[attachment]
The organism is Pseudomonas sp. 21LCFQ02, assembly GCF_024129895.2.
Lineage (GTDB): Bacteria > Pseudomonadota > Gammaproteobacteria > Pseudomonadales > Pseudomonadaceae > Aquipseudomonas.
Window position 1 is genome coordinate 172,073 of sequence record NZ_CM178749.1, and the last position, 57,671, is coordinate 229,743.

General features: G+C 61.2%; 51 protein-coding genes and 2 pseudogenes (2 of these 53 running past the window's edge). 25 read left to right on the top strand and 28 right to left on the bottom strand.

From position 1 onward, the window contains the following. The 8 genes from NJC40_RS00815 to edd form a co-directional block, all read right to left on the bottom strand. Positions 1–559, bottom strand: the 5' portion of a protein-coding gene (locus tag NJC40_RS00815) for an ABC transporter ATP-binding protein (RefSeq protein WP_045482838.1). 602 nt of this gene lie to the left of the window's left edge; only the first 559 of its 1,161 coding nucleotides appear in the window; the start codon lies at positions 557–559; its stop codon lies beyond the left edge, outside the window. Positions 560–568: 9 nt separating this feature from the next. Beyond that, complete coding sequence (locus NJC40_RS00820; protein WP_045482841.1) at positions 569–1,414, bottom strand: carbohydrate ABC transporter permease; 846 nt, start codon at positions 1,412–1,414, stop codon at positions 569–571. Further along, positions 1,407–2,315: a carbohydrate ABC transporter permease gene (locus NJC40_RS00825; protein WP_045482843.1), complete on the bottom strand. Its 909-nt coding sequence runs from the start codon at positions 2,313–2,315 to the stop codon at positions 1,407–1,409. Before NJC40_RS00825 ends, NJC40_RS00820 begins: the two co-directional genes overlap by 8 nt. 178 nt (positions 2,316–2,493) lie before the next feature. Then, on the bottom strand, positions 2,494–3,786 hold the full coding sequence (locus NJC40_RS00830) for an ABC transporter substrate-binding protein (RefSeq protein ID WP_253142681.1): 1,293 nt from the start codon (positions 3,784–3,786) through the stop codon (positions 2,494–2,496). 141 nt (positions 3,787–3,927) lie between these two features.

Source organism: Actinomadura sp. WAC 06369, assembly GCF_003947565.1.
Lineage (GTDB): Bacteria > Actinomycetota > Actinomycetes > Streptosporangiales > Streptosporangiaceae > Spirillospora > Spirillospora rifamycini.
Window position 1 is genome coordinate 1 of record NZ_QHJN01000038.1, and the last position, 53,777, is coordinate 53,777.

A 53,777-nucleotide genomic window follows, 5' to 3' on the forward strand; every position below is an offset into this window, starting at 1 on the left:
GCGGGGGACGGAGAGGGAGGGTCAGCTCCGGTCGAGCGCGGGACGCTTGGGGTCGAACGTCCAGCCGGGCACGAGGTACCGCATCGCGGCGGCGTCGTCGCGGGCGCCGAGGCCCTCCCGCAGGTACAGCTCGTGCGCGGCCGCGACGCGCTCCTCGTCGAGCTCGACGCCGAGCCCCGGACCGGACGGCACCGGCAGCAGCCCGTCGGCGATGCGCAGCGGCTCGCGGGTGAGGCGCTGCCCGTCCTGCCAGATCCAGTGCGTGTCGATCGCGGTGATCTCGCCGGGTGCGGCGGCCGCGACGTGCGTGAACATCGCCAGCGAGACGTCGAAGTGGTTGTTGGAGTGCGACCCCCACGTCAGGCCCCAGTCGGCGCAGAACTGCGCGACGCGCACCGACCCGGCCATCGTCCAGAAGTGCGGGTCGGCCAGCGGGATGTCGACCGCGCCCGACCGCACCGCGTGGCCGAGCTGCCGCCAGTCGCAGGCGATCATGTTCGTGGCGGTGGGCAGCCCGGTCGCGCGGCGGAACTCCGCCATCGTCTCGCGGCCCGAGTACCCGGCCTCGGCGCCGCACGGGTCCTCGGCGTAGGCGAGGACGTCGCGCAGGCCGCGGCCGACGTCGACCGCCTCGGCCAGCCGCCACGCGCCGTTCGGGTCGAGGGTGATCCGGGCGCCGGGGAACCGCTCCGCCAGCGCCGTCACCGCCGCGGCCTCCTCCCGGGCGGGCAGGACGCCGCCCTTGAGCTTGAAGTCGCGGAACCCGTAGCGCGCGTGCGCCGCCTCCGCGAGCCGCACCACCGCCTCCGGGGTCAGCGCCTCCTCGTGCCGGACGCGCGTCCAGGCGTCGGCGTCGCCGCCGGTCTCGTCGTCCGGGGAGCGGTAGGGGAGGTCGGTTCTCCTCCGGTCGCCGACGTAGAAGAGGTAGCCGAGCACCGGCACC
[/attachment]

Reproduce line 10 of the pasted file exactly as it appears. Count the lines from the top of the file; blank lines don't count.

GCGGGGGACGGAGAGGGAGGGTCAGCTCCGGTCGAGCGCGGGACGCTTGGGGTCGAACGTCCAGCCGGGCACGAGGTACCGCATCGCGGCGGCGTCGTCGCGGGCGCCGAGGCCCTCCCGCAGGTACAGCTCGTGCGCGGCCGCGACGCGCTCCTCGTCGAGCTCGACGCCGAGCCCCGGACCGGACGGCACCGGCAGCAGCCCGTCGGCGATGCGCAGCGGCTCGCGGGTGAGGCGCTGCCCGTCCTGCCAGATCCAGTGCGTGTCGATCGCGGTGATCTCGCCGGGTGCGGCGGCCGCGACGTGCGTGAACATCGCCAGCGAGACGTCGAAGTGGTTGTTGGAGTGCGACCCCCACGTCAGGCCCCAGTCGGCGCAGAACTGCGCGACGCGCACCGACCCGGCCATCGTCCAGAAGTGCGGGTCGGCCAGCGGGATGTCGACCGCGCCCGACCGCACCGCGTGGCCGAGCTGCCGCCAGTCGCAGGCGATCATGTTCGTGGCGGTGGGCAGCCCGGTCGCGCGGCGGAACTCCGCCATCGTCTCGCGGCCCGAGTACCCGGCCTCGGCGCCGCACGGGTCCTCGGCGTAGGCGAGGACGTCGCGCAGGCCGCGGCCGACGTCGACCGCCTCGGCCAGCCGCCACGCGCCGTTCGGGTCGAGGGTGATCCGGGCGCCGGGGAACCGCTCCGCCAGCGCCGTCACCGCCGCGGCCTCCTCCCGGGCGGGCAGGACGCCGCCCTTGAGCTTGAAGTCGCGGAACCCGTAGCGCGCGTGCGCCGCCTCCGCGAGCCGCACCACCGCCTCCGGGGTCAGCGCCTCCTCGTGCCGGACGCGCGTCCAGGCGTCGGCGTCGCCGCCGGTCTCGTCGTCCGGGGAGCGGTAGGGGAGGTCGGTTCTCCTCCGGTCGCCGACGTAGAAGAGGTAGCCGAGCACCGGCACC